LENOX -- I'll take this opportunity to admit I never had much use for the vibraphone. This was my gut feeling, reinforced whenever I heard it, though I've always suspected the bias betrayed a shortcoming in my aesthetic sophistication. How could I simply dismiss a bona fide instrument in the jazz canon, possessing its own history, performance traditions and supposedly must-hear masters?
The marimba I could cope with. But the dulcet tones of the vibes are best suited for the polite, soft-cornered mainstream jazz in which I hold little interest.
I did suspect that this distaste was a matter of context rather than the inherent limitations of the instrument itself. And this was proven to me Sunday night at Tanglewood's Ozawa Hall, where the duo of pianist Chick Corea and vibraphonist Gary Burton played one of the top shows in the Berkshires so far this year. They were joined for the second of two approximately 50-minute sets by the exciting Harlem String Quartet, in what seems to be shaping up as an audition/ rehearsal process for Corea's next major studio project.
Sure his tone was clean and pretty, but nothing about Burton's performance was in soft focus, whether playing lockstep recitations of a theme with Corea or darting back and forth between rhythm and lead, as the two did frequently.
The evening was mainly split between material from the duo's forthcoming standards album and pieces for string quartet Corea wrote 30 years ago. Though the Harlem String Quartet appears on the new album for only one track, recorded in a special session after the rest of the project was finished, they also shone this night on brand new arrangements such as the one for Thelonius Monk's " ‘Round Midnight."
Here, interludes of Corea's solo piano repeatedly injected a mid-1950s jazz club flair before yielding to the deepened textures offered by the strings. Throughout their selections, the string quartet added dramatic color without the stifled, suffocating tendencies sometimes present in chamber jazz. (Yes, even when playing a Corea composition called "Overture.") Their youthful panache and obvious delight at the musical product created helped keep a sweaty feel even while playing off of the score.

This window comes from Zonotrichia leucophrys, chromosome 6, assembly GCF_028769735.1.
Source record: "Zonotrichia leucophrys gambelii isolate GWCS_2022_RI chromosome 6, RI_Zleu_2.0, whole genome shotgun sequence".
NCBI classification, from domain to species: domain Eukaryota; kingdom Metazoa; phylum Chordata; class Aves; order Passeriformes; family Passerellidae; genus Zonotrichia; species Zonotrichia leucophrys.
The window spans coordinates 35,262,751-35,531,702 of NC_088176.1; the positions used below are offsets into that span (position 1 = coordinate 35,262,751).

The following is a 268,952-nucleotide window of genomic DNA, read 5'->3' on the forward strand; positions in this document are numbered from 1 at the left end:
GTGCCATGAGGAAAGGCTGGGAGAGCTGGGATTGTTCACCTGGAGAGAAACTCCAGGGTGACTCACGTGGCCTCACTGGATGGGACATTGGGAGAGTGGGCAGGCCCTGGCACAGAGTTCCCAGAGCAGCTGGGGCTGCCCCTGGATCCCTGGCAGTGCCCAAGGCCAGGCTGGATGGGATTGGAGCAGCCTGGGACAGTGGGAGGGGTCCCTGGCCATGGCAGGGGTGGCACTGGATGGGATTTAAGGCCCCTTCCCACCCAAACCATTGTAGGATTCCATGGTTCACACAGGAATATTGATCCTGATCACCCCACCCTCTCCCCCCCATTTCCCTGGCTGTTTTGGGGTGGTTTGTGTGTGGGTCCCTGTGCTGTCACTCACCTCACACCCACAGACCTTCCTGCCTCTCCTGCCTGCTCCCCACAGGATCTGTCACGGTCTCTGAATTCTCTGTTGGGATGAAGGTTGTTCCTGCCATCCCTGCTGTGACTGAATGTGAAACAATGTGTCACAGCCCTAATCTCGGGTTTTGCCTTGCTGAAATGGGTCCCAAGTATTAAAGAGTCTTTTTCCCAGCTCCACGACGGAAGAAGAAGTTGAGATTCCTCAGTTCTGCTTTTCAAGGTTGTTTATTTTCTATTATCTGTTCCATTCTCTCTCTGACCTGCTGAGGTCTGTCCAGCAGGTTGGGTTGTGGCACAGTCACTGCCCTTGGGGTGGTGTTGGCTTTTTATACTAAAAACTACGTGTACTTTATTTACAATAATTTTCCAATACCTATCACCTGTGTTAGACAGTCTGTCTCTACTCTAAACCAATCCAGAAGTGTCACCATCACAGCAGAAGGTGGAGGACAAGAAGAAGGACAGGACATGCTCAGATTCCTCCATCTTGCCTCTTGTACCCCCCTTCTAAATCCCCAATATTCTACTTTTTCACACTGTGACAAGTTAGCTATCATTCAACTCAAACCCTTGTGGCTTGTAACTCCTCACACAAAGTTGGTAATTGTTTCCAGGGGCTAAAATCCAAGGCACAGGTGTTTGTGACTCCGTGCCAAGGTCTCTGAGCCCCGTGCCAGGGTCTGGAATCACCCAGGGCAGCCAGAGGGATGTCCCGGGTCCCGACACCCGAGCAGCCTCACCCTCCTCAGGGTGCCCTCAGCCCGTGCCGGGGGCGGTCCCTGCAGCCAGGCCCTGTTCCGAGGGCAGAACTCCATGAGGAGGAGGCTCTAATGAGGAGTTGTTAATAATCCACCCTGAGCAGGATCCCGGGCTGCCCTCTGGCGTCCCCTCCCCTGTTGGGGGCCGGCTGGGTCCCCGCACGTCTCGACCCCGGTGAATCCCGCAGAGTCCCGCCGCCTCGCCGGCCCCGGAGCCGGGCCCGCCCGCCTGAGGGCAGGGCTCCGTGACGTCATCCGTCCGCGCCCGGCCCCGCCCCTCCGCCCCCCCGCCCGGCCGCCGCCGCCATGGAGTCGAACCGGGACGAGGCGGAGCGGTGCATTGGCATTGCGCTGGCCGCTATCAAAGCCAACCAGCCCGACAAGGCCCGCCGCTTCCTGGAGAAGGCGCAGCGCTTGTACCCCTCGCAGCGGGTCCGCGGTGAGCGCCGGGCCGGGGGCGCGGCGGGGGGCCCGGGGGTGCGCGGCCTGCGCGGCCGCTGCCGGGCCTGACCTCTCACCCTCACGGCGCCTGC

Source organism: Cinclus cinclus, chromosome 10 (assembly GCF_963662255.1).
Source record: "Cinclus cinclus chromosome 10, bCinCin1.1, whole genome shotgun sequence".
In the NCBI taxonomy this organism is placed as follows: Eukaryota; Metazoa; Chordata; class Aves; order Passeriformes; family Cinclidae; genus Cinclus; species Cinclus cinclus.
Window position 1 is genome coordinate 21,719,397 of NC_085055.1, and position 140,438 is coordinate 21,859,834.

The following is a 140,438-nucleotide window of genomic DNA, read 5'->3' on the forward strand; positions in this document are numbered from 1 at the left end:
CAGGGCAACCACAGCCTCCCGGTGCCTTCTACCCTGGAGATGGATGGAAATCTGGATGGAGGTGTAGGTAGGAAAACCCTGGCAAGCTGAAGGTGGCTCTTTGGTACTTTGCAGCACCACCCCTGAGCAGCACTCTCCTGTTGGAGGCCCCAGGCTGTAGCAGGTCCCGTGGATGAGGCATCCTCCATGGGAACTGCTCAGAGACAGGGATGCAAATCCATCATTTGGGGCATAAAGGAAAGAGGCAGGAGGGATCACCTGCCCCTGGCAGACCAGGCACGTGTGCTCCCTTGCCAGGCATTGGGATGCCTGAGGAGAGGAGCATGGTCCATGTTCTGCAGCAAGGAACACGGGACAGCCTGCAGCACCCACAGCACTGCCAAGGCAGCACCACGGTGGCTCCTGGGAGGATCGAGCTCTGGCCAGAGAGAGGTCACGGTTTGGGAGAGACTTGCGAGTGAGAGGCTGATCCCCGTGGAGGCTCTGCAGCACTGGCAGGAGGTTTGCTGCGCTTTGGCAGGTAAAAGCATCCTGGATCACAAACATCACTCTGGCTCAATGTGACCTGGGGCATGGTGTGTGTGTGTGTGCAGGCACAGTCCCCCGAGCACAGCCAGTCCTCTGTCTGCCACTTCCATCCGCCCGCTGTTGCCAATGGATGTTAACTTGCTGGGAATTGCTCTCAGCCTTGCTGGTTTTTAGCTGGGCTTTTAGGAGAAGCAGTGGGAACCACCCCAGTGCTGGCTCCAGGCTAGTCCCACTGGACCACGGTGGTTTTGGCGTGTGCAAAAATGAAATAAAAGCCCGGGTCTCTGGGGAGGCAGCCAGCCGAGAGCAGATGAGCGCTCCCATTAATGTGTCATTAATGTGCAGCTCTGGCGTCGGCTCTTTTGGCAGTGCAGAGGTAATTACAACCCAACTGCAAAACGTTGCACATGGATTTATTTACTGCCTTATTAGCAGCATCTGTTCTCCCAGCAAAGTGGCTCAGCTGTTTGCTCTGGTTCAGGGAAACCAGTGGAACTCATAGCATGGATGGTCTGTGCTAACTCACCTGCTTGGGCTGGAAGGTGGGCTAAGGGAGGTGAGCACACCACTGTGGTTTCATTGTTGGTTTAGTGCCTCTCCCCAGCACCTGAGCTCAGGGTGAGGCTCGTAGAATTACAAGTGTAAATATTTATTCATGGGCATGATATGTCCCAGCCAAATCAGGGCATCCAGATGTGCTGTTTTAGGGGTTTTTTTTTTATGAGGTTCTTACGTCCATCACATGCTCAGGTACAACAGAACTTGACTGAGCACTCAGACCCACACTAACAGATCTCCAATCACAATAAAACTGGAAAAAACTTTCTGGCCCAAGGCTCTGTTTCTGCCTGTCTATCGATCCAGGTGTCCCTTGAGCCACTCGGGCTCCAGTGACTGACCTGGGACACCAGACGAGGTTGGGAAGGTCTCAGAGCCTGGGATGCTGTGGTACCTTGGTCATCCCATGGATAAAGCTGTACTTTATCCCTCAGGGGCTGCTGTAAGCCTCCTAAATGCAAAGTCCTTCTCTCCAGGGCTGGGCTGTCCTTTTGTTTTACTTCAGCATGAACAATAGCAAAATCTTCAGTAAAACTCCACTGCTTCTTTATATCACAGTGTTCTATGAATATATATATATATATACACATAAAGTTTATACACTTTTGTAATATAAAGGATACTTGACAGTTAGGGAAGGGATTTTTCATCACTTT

A star of the night was Corea's compositional and arranging acumen. For his translation of The Beatles' "Eleanor Rigby," the pianist offered a tightly cycling bassline with his left hand while Burton romped luxuriously in the melody. If anything, the performance underlined the reality that the great Lennon/McCartney compositions are, at this point, as much a part of the Great American Songbook as anything by Cole Porter or the Gershwins.
All the talents onstage converged brilliantly for Corea's "Mozart Goes Dancing," the one tune on the new album featuring string quartet. The fully realized arrangement made best use of all musical voices present, while Burton's eminently swinging solo was his highlight of the night, recalling the phrasing of a piano player. When he and Corea traded fours deep in the song, the nature of their musical partnership was underlined -- a gracious interplay, with an ever-shifting spotlight and exchange of virtuosities that sounds effortless in its nimble flexibility.
One last number, which Corea appeared to call spontaneously, featured a series of urgently cascading lines between himself, Burton and the strings. If Corea's claim that this concert, the duo's first with Harlem String Quartet, amounted to the combo's "first rehearsal," than this piece succeeded only through the players' sheer confidence and musicality. More than at any other point in the evening, they risked falling apart, but didn't -- which made the single-minded success all the more exciting.